As I slowly bite into my Cadbury Egg this Easter, with eyes closed, enjoying the Cadbury, gooey, goodness I am reminded of Jesus and how he hop, hop, hopped out of the tomb and began laying eggs for his disciples to find. But then he saw his shadow and disappeared into the heavens causing 4 more weeks of rain.
Oh wait! That isn’t how it goes?
With 4 month old twins, I am starting to look at life through their eyes. In doing so, I am reminded of confusing traditions like Easter and Christmas when I was a kid. Now please understand…I am not suggesting that these traditions go away. I am just as brainwashed as you are and must have my Easter Bunny and Santie Claus. But I can see some danger in these practices with rearing children.
I understand that we probably don’t want to make our kids dwell on the suffering of Christ by hiding nails and crowns of thorns in the yard but lets make sure that they do understand something. The real something, not just bunnies, pastels, candy, and hard boiled eggs.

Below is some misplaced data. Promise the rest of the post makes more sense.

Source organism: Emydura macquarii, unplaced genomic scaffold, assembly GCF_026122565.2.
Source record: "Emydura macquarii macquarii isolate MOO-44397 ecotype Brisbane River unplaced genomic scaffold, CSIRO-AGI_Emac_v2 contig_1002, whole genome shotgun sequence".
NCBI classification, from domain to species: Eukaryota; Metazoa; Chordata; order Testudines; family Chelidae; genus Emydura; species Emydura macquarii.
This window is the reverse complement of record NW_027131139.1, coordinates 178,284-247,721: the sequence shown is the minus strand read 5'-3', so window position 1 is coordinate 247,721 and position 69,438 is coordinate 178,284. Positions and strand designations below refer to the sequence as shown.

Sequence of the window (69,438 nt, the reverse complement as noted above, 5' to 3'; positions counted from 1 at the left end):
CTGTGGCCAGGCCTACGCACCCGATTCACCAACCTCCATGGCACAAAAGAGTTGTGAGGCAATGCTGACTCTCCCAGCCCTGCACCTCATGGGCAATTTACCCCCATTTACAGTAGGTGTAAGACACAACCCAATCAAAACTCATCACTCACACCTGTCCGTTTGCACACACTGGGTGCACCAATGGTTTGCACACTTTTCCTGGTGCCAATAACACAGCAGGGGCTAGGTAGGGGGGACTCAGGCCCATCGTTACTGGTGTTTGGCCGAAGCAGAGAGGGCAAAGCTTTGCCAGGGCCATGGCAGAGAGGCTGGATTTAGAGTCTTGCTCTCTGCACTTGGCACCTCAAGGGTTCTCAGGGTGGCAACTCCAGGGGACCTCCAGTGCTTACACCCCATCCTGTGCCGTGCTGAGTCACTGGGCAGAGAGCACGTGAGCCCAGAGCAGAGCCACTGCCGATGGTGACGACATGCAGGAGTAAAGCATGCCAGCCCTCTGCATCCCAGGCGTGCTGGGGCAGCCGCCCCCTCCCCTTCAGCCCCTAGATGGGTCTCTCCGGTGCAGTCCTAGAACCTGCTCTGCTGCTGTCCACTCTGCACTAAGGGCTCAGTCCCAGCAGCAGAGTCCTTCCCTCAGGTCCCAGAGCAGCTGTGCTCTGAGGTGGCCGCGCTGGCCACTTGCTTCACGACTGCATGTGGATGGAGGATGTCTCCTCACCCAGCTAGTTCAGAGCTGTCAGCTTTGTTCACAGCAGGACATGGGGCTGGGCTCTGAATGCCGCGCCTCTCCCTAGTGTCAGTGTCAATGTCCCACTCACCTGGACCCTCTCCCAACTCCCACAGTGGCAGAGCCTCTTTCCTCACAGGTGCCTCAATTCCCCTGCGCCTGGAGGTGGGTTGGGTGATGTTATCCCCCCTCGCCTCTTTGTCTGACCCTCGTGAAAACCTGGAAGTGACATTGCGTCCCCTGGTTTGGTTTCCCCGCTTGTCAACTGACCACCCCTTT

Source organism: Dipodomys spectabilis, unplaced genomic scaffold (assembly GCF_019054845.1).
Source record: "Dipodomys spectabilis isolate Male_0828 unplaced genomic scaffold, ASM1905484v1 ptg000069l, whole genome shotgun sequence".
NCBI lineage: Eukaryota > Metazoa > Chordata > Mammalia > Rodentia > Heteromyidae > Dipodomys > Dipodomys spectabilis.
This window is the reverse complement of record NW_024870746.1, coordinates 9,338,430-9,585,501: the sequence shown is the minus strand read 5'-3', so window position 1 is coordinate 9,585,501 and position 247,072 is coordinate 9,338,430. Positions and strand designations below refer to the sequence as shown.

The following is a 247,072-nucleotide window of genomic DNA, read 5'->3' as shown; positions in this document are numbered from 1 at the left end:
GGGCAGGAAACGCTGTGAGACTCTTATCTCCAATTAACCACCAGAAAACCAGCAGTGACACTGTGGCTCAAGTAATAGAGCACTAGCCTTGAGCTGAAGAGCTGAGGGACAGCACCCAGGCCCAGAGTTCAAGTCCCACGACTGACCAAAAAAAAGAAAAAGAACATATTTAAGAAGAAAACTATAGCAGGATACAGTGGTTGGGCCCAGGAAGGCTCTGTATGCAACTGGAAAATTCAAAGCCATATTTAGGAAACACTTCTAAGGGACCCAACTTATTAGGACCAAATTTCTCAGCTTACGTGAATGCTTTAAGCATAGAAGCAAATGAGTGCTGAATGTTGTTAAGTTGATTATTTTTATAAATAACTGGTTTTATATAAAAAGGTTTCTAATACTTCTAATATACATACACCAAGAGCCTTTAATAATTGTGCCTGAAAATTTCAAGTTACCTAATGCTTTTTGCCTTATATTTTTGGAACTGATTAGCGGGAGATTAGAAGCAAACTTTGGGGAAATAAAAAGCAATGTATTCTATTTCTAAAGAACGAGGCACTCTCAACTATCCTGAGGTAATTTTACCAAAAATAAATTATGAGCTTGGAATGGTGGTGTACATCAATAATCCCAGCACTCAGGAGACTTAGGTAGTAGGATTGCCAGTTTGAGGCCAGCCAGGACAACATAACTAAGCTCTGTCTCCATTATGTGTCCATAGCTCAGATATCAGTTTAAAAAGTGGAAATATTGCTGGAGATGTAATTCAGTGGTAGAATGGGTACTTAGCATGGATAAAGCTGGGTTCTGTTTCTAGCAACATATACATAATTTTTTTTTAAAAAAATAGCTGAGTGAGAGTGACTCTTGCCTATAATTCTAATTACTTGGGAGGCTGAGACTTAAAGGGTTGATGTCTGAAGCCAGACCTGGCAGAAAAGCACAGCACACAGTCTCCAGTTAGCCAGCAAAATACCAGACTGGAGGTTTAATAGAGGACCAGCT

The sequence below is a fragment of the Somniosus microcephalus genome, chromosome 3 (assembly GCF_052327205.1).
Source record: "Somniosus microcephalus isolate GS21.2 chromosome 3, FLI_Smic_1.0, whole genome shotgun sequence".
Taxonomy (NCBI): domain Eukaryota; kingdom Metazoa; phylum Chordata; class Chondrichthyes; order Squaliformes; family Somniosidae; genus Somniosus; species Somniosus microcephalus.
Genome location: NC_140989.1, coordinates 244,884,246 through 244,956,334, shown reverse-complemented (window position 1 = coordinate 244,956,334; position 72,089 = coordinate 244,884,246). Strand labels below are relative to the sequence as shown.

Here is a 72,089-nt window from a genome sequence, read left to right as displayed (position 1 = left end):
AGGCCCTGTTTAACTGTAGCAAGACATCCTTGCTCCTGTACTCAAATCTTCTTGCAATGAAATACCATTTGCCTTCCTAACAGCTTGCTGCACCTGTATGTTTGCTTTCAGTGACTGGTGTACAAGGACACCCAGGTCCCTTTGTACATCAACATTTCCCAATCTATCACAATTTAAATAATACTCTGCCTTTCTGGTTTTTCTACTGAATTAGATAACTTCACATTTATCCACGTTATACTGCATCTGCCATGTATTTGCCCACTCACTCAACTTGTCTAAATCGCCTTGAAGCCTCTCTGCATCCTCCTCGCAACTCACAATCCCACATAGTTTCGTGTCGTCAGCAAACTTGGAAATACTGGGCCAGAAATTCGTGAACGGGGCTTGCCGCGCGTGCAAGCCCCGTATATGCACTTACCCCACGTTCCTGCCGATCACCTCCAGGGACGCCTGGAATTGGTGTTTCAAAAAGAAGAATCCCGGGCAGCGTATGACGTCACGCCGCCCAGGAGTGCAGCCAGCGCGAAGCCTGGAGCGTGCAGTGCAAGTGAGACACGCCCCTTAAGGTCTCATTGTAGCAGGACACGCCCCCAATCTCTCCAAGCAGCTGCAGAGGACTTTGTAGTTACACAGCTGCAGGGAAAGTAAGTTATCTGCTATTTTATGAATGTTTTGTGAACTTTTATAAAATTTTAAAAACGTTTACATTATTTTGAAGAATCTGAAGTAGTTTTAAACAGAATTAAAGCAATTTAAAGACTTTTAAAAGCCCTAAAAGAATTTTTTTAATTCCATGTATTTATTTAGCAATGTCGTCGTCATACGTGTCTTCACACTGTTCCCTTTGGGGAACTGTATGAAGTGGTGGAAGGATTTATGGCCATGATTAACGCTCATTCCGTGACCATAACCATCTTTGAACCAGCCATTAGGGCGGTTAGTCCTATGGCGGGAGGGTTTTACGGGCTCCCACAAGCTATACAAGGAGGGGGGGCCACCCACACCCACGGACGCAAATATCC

The danger is this: The Bible has some pretty outlandish and hard-to-believe characters and stories in it, much like Jolly Saint Nick, The Easter Bunny, and the Tooth Fairy. When kids come of age and have the truth explained to them, it can be very easy to throw out all other seemingly amazing tales. I do not specifically remember being so disappointed that there was no Tooth Fairy that I rebelliously quit believing in Christ but it did start a long line of questions.
My goal (and hopefully it can be done successfully) is to let my kids enjoy the pagan traditions of the Christian Church but make sure they know the real reasons for the celebration.
I better quit while I am ahead. Lightning might confuse my sarcasm for blasphemy.